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I have a variable-argument function in C that looks roughly like this:

void log(const char * format, ...) {

  va_list args;
  va_start(args, format);
  vfprintf( stderr, format, args );

I was able crash my app by callilng it like this,

log("%s %d", 1);

because the function was missing an argument. Is there a way to determine an argument is missing at runtime?

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You can probably crash your app just as well with printf("%s %d", 1);. How do you expect to prevent that from happening? (The point: if someone decides to write incorrect code, why should they expect it to work?) –  Chris Lutz Sep 9 '11 at 21:59
My compiler (GCC) warns me about insufficient arguments in that case. –  Tom Sep 9 '11 at 22:02
Then see Roland Illig's answer for about all you can do, but note that, if people write code incorrectly, it will probably crash, and there's nothing you can do about it short of using a safer (and more restrictive, and potentially slower) language. –  Chris Lutz Sep 9 '11 at 22:07

3 Answers 3

up vote 2 down vote accepted

I don't believe there would be any standard mechanism for determining that at runtime. The parameters after the format specifier are simply values on the stack. For example, if a format specifier indicated a 4-byte integer was next, there would be no way of knowing if the next 4 bytes on the stack were an integer or just whatever happened to be on the stack from a previous call.

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Thanks. This concisely explains why I can't really check. (I was unsure what the actual variable-arguments mechanism was, but knowing this I can see why.) –  Tom Sep 9 '11 at 22:12

No, there isn't. But when you compile your code with gcc, you should add the options -Wall -Wextra -Wformat -Os. This will enable lots of warnings, and when you annotate your function with __attribute__(__printf__, 2, 3) or something similar (I don't remember the exact syntax), a warning for exactly your case should appear.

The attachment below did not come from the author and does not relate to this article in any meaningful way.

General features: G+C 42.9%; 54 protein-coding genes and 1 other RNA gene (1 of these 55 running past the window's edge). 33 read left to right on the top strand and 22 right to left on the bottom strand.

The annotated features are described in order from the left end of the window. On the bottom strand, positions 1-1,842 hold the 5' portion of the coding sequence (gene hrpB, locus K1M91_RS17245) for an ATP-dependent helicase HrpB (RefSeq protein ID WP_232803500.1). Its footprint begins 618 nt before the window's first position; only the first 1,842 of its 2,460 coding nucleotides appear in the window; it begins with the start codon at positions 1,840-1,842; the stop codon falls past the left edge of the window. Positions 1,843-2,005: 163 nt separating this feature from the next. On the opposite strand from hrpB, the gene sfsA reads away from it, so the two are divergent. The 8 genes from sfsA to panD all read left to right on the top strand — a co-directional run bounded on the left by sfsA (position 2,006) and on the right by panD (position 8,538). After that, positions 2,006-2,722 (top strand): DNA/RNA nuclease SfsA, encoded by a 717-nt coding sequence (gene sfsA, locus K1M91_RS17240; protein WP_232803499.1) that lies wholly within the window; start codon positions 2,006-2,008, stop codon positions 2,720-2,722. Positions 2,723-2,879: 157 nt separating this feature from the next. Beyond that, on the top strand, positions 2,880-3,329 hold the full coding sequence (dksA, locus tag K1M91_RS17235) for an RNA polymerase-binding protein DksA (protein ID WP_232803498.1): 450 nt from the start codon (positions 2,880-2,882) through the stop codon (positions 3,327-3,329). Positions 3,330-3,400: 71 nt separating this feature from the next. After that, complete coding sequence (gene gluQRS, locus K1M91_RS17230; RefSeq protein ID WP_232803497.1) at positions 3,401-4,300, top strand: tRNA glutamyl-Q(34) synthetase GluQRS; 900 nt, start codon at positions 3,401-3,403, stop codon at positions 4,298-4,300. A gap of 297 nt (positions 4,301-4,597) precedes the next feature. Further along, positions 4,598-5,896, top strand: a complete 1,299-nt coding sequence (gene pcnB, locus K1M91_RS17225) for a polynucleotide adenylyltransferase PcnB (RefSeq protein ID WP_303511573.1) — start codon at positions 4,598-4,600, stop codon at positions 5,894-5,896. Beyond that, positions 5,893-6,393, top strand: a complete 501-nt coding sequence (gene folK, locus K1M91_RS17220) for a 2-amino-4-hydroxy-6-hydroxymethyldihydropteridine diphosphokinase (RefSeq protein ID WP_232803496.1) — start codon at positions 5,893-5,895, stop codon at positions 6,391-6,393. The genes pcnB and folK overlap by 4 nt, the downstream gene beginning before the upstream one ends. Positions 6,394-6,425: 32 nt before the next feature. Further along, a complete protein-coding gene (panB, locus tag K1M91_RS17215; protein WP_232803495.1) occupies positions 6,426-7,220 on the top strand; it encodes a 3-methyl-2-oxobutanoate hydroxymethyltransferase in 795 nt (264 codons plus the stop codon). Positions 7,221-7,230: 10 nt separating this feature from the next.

See http://gcc.gnu.org/onlinedocs/gcc/Function-Attributes.html for the exact syntax. It's really __atttribute__((__format__(__printf__, 1, 2))).

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Your syntax is almost right, but __attribute__ uses double parentheses. –  Chris Lutz Sep 9 '11 at 21:58
Thanks for the info. At the moment I'm aiming for portability, so I probably won't end up using this. +1 anyway though. :) –  Tom Sep 9 '11 at 22:10
Concerning portability. You can define a macro attribute_printf(fmt, args) that generates the annotation when used in gcc, and an empty string otherwise. Then you can use that macro, plus it aids as an annotation to the code, so you need to write less comments. –  Roland Illig Sep 9 '11 at 22:15
I like that suggestion. Perhaps I'll do that after all. –  Tom Sep 9 '11 at 22:19
Then have a look at google.de/codesearch?q=define.%2A__attribute__.%2Aformat for prior work. Maybe there is other useful code nearby, and you can see how others did the check for GCC. –  Roland Illig Sep 10 '11 at 6:33

Nope there isn't, C will allow you to shoot yourself in the foot just like that.

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@Downvoter, care to explain? –  orlp Sep 9 '11 at 22:00
Correct, but that doesn't mean you can't add checks yourself. (Not my downvote though) –  delnan Sep 9 '11 at 22:00
@delnan: It does exactly mean that. There is no way to check for it at runtime. The second you read past the end of va_list your application is Undefined Behaviour and C is allowed to crash all day long. –  orlp Sep 9 '11 at 22:01
@delnan - How would you add a runtime check for varargs? Perhaps you could do it with some serious C99 macro hacking wizardry, but it'd be one of the most hideous things imaginable, and you'd almost certainly have the arguments multiple-evaluated. –  Chris Lutz Sep 9 '11 at 22:02

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